Simon Hacker searches for DIY tips to boost your car’s performance — and save cash!
Okay, so you’ve leafed through our latest issue and drooled at the ever higher performance of diesel cars. You’ve checked the back of the sofa and discreetly frisked a few affluent-looking relatives, but somehow the capital for a set of dandier diesel wheels is failing to materialise. Don’t despair. Even if your regular ride dates from the days when common rail was the 17.09 to Swindon, even if it’s a beast more suited to the Bath and West show than the Nürburgring, there are ways to make life behind that wheel more thrilling. Just follow our driving hacks listed here, and remember they’re as good for cutting bills as they are for slashing that 0-60mph personal best…
1 Psyche up for speed
Take a good look in the mirror. Remember performance driving starts in the mind, so ask yourself: do you feel zippy? Obvious clues that you’re track-ready may include a reverse-mounted baseball cap, Bluetooth earpiece (larger the better), an extensive set of sleeveless T-shirts and, most crucially, a brutal set of sideburns that would frighten Guy Martin all the way home to Grimsby. By means of tattooage or branding on your backless gloves, a sponsorship deal with a purveyor of energy drinks that taste like a hospital mop signals you’re raring to go.
2 Cut and run
Lopping bits off your prize car sounds drastic, but it’s a technique practised by motorsport engineers and mass-market designers alike. Less weight equals stronger performance. So you can shave cost and performance margins beyond the dreams of George Osborne by scrutinising your car and jettisoning any item that merely drags you back. Take the interior – as in take it out and dump it. Going at your headlining and upholstery like a crazed customs officer might seem a touch drastic (and will leave you with a machine whose noise and vibration levels match a cement mixer), but a subtle bit of removal is feasible and can spell adios to an easy 25kgs. Responsible disposal of rear seating, furthermore, will boost your scale weight by 15kgs-plus. And don’t forget, there’s now no legal requirement for a spare wheel, so swapping a tyre for a can of sealant can slash, on average, 20 to 25kgs.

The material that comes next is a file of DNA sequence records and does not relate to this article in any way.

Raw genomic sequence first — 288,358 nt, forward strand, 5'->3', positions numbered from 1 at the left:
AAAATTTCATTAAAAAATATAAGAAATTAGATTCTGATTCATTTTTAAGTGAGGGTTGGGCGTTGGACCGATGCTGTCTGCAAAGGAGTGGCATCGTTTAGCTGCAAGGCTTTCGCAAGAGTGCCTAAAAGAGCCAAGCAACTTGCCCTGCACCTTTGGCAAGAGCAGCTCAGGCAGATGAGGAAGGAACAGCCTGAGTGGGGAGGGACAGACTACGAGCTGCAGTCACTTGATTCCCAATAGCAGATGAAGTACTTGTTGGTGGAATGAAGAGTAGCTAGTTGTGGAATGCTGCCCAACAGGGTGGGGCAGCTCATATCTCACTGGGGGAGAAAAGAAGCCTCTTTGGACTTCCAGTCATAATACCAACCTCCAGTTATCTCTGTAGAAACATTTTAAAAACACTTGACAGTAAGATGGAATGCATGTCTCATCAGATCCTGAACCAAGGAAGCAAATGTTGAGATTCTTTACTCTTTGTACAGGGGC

3 Search and destroy
There are also hidden bits to your car which, once removed, add instant svelteness. Your air conditioning system, for instance, weighs around 10kgs, while your radio, given that there’s sweet music enough from the engine, is also dead weight to the tune of at least that of a moribund cat. In this criteria, don’t forget the hidden weight of a full tank of fuel: that second, top half of your full tank weighs around 20kg. And during the entire first half of your tank’s mileage, it is of absolutely no use whatsoever.
4 Get a GRP
True auto anorexia requires swapped componentry. For example, the bonnet of a standard first-generation BMW 3 Series (E36) weighs 15kgs. Ditched for a glass-reinforced fibre (GRP) panel, you’ve lost 12kgs already. Ditto glass: the average weight saving for polycarb is around 2kgs per window.
5 Unfriend yourself
Possibly drastic, but the statistics make this irresistible: The Office for National Statistics says that the average UK man adds 13.16 stone to your chassis. If it’s a woman’s company you’re after, think hard: they weigh in at an average of 11 stone. This is why there are no passenger seats on F1 cars. If you are serious about the pursuit of performance, it’s time to come to terms with the truth: this cannot be a communal activity.
6 Address your rotational mass
Sounds scary, but changing your wheels for super-light alloys will not only make you faster and more frugal, it will also make it easier for you to make your tyres screech when pulling away. Now, as we all know, wheel-spinning is the scientific opposite of performance because it signals that you are losing traction and converting valuable energy into drama. But they don’t know that, do they?